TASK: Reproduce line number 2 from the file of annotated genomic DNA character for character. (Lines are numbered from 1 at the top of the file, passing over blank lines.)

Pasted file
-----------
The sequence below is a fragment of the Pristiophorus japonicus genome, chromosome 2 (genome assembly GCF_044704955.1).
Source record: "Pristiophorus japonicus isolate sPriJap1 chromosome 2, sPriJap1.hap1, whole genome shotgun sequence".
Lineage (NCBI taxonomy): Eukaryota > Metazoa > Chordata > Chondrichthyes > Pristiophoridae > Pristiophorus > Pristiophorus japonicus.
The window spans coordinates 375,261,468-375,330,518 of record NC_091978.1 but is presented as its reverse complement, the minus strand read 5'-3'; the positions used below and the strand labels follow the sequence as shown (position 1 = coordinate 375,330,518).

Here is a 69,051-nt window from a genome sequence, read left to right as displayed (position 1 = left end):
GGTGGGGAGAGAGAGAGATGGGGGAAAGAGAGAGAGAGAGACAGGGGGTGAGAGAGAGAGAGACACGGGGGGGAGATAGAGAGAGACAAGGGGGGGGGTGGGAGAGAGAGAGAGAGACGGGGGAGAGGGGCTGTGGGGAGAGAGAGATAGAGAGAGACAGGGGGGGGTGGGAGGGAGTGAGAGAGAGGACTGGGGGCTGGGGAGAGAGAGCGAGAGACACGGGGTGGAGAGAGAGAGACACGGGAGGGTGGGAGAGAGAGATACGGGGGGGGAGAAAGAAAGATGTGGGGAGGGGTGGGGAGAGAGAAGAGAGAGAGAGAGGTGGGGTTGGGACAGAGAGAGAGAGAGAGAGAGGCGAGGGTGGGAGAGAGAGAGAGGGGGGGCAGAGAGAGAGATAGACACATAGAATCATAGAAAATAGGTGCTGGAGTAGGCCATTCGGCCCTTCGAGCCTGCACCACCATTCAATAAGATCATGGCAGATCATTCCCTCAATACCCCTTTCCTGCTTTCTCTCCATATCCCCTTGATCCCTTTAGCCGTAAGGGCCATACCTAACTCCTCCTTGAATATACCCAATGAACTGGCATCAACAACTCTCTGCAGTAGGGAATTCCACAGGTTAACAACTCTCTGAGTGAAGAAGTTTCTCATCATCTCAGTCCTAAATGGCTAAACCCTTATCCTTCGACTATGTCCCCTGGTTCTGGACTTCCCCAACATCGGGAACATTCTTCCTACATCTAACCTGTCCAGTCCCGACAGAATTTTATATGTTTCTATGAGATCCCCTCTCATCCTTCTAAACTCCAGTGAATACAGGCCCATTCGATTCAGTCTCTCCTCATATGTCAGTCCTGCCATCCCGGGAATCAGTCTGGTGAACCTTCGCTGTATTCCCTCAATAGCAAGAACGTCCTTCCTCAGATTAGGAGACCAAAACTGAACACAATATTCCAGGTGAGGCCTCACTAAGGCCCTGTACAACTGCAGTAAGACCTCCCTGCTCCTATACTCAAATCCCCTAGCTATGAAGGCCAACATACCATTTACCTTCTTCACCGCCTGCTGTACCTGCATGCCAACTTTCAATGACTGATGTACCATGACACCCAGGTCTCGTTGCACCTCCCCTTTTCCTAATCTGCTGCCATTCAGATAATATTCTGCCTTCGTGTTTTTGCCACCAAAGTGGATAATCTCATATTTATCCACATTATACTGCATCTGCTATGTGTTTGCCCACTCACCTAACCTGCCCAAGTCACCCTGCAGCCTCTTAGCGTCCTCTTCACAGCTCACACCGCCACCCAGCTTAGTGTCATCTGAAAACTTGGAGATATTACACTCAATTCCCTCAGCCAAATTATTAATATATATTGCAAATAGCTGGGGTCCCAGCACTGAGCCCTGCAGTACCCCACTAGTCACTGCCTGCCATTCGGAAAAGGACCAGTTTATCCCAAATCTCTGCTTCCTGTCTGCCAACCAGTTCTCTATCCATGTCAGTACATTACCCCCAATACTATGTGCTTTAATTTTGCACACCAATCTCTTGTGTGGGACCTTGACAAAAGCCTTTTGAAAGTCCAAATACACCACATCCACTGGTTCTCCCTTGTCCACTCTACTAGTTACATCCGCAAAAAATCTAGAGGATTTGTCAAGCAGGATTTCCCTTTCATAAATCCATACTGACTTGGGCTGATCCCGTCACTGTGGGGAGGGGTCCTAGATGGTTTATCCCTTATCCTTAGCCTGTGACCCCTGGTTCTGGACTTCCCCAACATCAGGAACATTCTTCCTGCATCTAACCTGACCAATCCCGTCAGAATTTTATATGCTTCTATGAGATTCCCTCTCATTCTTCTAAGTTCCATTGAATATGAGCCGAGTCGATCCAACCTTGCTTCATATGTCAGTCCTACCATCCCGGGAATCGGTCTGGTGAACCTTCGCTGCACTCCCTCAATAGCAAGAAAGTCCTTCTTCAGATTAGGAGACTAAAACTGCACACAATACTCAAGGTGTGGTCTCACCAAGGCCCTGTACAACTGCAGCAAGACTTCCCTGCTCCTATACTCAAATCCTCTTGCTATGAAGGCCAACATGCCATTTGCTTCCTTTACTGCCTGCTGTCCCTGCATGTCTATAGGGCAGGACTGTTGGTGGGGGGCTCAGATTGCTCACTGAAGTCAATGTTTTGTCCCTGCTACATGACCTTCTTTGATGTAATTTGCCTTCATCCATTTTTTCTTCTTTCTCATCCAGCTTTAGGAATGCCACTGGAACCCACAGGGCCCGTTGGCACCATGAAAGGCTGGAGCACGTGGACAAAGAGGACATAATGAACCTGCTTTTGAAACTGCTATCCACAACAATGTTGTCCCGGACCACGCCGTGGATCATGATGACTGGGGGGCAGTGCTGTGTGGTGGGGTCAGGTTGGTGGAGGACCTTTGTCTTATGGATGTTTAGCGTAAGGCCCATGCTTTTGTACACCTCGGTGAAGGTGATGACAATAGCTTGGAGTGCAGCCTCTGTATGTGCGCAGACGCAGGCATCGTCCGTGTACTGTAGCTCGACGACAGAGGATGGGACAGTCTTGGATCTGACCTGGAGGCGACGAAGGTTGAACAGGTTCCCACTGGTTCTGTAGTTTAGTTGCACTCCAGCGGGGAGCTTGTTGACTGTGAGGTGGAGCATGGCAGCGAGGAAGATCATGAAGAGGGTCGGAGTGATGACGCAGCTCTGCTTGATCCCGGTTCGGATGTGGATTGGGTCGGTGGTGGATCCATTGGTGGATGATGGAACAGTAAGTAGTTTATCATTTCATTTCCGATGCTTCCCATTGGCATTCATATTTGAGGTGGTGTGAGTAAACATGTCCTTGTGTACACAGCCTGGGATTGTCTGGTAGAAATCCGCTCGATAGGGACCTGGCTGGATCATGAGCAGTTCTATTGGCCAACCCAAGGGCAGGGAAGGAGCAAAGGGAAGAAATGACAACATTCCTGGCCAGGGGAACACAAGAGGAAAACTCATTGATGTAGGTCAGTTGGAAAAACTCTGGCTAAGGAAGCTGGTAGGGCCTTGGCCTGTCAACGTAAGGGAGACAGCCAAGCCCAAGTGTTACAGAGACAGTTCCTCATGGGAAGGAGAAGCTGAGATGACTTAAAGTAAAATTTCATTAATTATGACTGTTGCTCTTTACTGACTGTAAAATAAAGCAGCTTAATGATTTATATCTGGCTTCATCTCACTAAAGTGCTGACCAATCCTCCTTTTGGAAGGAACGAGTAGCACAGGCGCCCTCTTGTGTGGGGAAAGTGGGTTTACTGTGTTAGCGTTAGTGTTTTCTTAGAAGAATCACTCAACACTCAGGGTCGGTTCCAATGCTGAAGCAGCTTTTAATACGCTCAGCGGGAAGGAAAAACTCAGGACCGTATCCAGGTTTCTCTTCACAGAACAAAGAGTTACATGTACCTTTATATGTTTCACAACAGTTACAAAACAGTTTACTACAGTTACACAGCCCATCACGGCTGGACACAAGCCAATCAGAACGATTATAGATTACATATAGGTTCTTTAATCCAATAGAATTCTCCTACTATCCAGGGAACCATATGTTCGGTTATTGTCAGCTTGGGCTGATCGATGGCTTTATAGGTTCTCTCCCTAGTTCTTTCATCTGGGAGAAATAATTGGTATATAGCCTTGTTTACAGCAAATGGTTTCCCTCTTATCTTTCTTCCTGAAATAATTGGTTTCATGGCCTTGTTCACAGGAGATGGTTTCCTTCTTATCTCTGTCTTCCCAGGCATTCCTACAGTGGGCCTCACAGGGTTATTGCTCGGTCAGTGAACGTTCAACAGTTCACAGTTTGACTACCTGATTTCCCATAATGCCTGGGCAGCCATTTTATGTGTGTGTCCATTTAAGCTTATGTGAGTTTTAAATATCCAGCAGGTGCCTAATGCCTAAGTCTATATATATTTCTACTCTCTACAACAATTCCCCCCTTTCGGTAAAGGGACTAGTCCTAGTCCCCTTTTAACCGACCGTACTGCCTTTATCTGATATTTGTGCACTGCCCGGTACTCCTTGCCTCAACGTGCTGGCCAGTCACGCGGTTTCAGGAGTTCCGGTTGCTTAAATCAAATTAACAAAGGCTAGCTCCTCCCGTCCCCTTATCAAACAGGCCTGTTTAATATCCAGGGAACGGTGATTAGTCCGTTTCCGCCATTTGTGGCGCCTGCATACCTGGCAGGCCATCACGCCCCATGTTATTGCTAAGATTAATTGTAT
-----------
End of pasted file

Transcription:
Source record: "Pristiophorus japonicus isolate sPriJap1 chromosome 2, sPriJap1.hap1, whole genome shotgun sequence".